- The Washington Times - Saturday, April 13, 2002

AUGUSTA, Ga. The second round of the 66th Masters was a virtual washout yesterday, leaving only Vijay Singh-ing in the rain at Augusta National.

While most of the field bogged down on the soggy 7,270-yard layout, Singh proved himself a formidable mudder, posting a flawless second-round 65 to reach 9-under, four strokes clear of the nearest competitor to have completed 36 holes.

"I'm surprised I'm 9-under," said Singh, who won the Masters two years ago when high winds and a cold front turned the tournament into a similar test of foul-weather survival. "I don't really like playing in wet weather, so I was a little worried when I got to the range this morning and it was coming down pretty good. I was really glad to see the rain quit. And I hit the ball really good, really solid, all day and putted very nicely."

The 39-year-old Singh was among one of the last groups fortunate enough to complete play before a deluge descended on the course just before 5 p.m., dumping several inches of rain on the property and forcing the suspension and eventual postponement of play. A total of 38 players failed to complete their second rounds, including U.S. Open champion Retief Goosen (6-under), defending champion Tiger Woods (3-under) and sentimental favorite Arnold Palmer, who had his farewell lap around Augusta National drowned by Mother Nature.

Play will resume at 7:45 a.m. today, with third-round action scheduled to start at approximately 10:45. The limited nature of the field, which will be trimmed to the low 44 players and ties after the conclusion of the second round, should make completing 54 holes by this evening likely given the clear weather forecast.

"The bad thing is, this course will never completely dry out now," said Spain's Sergio Garcia, who carded a 71 yesterday to join Angel Cabrera and Padraig Harrington just beneath Singh on the leader board at 5-under. "It's too bad, because everyone thinks about fast, hard greens at the Masters, but we're not going to get that this year. It's going to play long and soft, and that means lots of long irons."

Nothing could be a better fit for Singh, who is among the world's top handful of long-iron players and probably has spent more time beating balls on the range than any three other tour pros. Fiji's finest got a taste of the new-look Augusta National two weeks ago under similarly soft conditions and feasted on the layout, riding his superb iron-play to a 63 that left him feeling extremely confident about a green jacket redux.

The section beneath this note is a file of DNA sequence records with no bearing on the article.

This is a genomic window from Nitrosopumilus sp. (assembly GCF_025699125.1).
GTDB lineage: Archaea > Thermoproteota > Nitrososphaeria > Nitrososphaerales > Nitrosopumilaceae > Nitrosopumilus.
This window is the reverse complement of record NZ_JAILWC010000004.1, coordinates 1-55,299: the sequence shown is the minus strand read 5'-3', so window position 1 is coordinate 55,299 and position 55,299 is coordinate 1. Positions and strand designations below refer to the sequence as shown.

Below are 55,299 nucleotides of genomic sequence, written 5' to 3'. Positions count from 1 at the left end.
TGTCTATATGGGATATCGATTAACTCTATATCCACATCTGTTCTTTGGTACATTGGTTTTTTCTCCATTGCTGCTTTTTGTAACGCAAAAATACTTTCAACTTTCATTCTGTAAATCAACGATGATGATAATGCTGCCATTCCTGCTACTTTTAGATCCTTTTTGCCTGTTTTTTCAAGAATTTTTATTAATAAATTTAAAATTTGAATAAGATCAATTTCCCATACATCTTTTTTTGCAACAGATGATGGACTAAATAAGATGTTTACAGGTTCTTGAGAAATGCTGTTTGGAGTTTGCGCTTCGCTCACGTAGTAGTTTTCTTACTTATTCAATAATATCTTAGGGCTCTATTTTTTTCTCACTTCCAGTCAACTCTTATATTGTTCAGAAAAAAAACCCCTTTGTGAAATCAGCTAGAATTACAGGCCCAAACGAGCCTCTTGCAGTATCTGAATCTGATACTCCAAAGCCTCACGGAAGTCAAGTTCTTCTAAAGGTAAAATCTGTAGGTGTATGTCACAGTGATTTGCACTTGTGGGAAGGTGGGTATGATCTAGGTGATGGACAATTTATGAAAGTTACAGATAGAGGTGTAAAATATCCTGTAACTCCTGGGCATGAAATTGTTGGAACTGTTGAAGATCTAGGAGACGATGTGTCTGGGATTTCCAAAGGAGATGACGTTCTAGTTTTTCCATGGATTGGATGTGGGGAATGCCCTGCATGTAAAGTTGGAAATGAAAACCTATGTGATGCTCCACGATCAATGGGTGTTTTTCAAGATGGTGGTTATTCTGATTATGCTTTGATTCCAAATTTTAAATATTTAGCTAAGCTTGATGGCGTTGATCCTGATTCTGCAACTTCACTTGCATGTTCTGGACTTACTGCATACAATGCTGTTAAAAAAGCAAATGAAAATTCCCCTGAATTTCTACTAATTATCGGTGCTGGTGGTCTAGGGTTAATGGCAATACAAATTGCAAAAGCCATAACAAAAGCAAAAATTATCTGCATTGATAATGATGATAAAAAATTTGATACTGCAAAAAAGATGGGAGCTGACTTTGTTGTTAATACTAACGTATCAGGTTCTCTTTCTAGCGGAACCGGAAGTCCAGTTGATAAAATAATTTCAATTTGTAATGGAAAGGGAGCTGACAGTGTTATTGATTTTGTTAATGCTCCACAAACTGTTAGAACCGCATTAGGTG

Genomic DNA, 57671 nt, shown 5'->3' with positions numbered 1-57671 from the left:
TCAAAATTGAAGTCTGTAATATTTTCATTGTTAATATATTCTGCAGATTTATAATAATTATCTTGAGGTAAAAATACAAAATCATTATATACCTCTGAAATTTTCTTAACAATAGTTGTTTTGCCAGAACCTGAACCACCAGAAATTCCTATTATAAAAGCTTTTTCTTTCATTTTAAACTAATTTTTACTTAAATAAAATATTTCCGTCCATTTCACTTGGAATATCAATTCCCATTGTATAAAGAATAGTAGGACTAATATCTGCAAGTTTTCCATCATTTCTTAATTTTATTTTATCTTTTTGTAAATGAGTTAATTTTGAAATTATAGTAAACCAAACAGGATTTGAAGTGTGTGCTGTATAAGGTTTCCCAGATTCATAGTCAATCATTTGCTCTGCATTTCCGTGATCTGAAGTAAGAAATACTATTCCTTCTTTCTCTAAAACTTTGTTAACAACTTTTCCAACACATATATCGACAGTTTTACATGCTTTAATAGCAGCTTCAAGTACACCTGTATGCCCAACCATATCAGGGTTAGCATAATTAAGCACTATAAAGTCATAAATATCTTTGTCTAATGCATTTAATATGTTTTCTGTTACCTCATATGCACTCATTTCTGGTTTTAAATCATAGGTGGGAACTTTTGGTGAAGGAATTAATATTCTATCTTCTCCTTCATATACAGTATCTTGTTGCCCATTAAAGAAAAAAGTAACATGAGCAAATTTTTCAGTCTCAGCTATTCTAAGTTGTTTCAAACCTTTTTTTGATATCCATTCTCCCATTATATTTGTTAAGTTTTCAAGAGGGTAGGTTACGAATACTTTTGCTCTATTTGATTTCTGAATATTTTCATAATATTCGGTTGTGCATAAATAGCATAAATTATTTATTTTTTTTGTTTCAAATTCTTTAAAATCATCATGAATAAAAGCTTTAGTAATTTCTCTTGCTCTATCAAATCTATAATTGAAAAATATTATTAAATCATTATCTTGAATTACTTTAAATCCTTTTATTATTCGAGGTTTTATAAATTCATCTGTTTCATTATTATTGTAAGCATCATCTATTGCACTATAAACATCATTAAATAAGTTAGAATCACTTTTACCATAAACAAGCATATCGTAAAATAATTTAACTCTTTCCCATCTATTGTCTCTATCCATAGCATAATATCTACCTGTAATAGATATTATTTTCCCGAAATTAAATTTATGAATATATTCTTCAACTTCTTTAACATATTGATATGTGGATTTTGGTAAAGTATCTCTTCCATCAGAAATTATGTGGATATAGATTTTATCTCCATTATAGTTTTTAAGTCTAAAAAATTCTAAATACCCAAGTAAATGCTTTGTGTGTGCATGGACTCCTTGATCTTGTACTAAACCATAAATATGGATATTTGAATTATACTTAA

"You shoot a low number like that on a practice day and you say, 'Wow, that wasn't that difficult,'" said Singh, who played that round the day after winning the Houston Open (March 25-31). "It kind of eased my mind a little."

Apparently so. Undoubtedly, nobody else slept easily last night with a proven major champion like Singh leading by a comfortable margin heading into the weekend fray. Least of all Woods, who knows he must put together a sterling Saturday to have any chance of defending his title.

Playing in the day's next-to-last pairing, the 26-year-old megastar completed just 10 holes, surrounding a birdie at No.7 with nine pars to keep himself in the competitive mix. But if Woods hopes to make a serious surge up the board, he'll have to start giving himself more opportunities with his approach shots, which afforded him just one birdie bid from inside 20 feet yesterday.

That said, Woods certainly represents Uncle Sam's best chance on a leader board almost laughably devoid of American players. Of the 11 players presently at 3-under or better, only three are Yanks: Woods, Phil Mickelson (3-under) and Chris DiMarco (3-under). And none of the top five players on the board bows to the Stars and Stripes.

"You would expect to have more Americans up there," said Garcia after his second-round 71. "But this is an international sport, and there are a lot of guys who can play this game from other places. It's happened here before anyway. There was a time when I was a kid when a European won the Masters almost every year."

True enough. From 1988 until 1996, Europeans donned the green jacket seven times.

Garcia, the 22-year-old sensation still seeking his first major title, would love nothing more than to start another such streak of European dominance.

"For sure, I'd love to win the Masters more than any tournament," said Garcia. "A streak would be even better, but I'm not greedy. Just please, please let me have one."

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